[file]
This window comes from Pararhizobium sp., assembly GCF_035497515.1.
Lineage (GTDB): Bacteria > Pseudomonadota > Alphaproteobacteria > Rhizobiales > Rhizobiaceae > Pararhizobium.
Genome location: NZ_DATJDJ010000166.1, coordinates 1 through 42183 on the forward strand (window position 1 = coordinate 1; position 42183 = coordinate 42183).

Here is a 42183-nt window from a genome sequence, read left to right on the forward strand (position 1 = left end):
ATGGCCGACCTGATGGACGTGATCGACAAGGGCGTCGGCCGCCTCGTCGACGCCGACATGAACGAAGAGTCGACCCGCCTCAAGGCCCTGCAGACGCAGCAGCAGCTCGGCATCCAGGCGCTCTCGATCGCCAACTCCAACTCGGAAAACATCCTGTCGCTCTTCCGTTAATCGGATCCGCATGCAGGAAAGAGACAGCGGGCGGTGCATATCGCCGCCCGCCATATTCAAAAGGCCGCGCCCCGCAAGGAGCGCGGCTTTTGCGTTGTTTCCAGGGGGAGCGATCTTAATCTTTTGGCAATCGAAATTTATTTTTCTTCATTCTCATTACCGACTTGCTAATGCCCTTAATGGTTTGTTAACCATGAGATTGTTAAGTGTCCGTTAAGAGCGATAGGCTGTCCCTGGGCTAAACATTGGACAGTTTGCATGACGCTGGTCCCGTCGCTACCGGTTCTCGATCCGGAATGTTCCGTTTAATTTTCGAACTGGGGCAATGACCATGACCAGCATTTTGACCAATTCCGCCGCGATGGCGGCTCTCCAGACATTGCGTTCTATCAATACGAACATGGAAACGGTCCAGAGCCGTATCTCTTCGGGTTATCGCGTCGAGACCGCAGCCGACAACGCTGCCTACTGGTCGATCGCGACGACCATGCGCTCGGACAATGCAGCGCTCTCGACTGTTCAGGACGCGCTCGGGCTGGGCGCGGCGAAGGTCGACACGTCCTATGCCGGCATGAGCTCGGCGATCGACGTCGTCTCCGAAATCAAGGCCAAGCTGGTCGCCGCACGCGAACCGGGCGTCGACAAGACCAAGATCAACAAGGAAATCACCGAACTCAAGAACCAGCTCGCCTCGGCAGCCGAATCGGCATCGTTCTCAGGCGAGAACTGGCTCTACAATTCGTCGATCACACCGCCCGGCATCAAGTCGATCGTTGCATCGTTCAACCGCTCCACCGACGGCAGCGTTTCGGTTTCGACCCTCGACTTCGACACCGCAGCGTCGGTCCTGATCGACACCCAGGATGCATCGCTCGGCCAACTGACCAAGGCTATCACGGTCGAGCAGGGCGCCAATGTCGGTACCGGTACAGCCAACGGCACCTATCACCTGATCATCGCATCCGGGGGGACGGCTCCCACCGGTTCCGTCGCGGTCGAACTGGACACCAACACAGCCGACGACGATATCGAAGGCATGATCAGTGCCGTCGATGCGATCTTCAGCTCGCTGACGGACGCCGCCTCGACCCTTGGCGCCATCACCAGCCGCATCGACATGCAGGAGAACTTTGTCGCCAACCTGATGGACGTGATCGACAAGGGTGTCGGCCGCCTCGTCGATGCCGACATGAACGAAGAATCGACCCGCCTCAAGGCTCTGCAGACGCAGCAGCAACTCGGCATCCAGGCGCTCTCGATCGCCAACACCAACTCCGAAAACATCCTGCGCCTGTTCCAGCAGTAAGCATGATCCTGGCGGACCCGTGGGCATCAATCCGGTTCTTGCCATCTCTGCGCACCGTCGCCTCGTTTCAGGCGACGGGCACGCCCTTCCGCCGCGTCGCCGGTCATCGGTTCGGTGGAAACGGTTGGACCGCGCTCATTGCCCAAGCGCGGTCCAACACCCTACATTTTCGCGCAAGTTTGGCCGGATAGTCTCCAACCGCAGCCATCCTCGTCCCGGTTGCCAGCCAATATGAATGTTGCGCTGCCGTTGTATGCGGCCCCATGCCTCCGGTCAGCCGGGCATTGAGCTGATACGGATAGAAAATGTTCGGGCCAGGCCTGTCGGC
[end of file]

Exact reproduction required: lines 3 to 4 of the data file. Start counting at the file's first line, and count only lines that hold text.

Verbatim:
Genome location: NZ_DATJDJ010000166.1, coordinates 1 through 42183 on the forward strand (window position 1 = coordinate 1; position 42183 = coordinate 42183).

Here is a 42183-nt window from a genome sequence, read left to right on the forward strand (position 1 = left end):